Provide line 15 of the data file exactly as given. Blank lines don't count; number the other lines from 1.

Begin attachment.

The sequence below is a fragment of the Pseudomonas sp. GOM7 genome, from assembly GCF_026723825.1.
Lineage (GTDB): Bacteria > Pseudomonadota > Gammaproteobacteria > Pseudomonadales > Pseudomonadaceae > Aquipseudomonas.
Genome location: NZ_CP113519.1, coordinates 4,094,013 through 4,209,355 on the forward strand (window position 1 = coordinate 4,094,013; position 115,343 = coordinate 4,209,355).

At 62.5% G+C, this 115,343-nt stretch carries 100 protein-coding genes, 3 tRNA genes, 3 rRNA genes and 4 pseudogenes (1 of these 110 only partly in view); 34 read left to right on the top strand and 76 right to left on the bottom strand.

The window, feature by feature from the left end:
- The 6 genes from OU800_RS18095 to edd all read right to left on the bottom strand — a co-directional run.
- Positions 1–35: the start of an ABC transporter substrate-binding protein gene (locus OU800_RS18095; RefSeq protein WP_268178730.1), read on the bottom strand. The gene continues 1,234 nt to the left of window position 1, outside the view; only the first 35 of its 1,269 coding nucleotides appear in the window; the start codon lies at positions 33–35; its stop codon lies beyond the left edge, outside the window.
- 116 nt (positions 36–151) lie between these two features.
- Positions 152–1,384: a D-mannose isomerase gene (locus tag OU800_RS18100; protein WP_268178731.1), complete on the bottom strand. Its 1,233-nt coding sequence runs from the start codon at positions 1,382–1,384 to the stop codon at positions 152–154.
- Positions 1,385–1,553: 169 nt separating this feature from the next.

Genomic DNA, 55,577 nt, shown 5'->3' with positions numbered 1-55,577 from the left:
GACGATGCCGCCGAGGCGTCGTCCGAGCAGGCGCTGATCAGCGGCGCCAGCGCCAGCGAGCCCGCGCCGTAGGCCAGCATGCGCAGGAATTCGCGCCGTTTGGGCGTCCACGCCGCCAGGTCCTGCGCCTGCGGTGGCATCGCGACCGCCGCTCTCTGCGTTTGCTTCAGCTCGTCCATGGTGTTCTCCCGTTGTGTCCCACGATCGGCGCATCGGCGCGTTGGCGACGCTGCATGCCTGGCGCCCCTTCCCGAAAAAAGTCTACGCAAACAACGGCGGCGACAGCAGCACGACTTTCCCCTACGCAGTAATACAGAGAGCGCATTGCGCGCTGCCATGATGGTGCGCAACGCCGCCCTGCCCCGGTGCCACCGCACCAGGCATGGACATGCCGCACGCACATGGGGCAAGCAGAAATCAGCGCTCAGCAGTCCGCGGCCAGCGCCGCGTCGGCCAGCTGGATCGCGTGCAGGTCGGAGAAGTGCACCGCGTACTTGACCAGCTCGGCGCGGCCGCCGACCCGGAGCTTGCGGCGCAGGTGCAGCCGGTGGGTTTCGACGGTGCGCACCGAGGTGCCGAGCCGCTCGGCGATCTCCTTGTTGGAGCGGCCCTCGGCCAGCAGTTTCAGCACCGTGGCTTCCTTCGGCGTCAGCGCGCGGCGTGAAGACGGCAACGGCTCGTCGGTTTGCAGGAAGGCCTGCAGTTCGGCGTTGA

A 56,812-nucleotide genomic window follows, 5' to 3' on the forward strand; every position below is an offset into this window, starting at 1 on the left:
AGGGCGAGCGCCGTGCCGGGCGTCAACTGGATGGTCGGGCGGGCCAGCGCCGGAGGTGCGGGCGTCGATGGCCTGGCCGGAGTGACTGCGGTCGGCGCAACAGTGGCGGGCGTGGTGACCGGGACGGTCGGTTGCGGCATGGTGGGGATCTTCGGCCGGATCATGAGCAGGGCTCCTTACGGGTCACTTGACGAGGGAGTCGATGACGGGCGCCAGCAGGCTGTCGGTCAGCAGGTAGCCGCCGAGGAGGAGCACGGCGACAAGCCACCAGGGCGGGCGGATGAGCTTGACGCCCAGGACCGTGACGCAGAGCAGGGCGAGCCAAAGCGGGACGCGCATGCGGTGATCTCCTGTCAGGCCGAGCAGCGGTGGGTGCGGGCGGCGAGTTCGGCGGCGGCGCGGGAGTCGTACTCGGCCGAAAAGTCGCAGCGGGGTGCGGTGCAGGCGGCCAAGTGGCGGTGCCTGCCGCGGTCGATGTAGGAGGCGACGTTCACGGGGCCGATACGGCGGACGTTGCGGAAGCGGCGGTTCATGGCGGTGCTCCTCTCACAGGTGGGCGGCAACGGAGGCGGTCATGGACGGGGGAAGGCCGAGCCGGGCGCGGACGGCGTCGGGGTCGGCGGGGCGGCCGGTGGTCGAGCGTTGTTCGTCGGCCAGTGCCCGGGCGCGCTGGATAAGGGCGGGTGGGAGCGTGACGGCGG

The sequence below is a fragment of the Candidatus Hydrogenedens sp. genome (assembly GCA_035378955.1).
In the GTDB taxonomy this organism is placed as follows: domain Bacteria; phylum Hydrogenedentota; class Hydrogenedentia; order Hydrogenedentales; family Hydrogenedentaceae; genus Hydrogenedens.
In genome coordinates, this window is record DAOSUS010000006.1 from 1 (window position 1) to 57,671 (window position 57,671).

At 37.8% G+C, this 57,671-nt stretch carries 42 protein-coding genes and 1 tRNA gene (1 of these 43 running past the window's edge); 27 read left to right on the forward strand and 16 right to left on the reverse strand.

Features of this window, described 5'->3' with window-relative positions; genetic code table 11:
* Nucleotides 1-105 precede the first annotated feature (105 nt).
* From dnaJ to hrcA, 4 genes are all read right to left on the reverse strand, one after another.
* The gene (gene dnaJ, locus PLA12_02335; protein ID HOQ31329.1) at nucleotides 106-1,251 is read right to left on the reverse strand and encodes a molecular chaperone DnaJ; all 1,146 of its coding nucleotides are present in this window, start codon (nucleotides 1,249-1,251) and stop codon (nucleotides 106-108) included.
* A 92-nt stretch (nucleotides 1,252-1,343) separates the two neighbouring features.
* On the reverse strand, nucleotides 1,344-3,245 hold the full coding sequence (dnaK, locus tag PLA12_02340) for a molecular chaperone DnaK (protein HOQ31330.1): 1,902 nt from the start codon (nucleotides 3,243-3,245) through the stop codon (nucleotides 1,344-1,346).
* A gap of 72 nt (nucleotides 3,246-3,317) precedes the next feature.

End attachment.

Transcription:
The sequence below is a fragment of the Candidatus Hydrogenedens sp. genome (assembly GCA_035378955.1).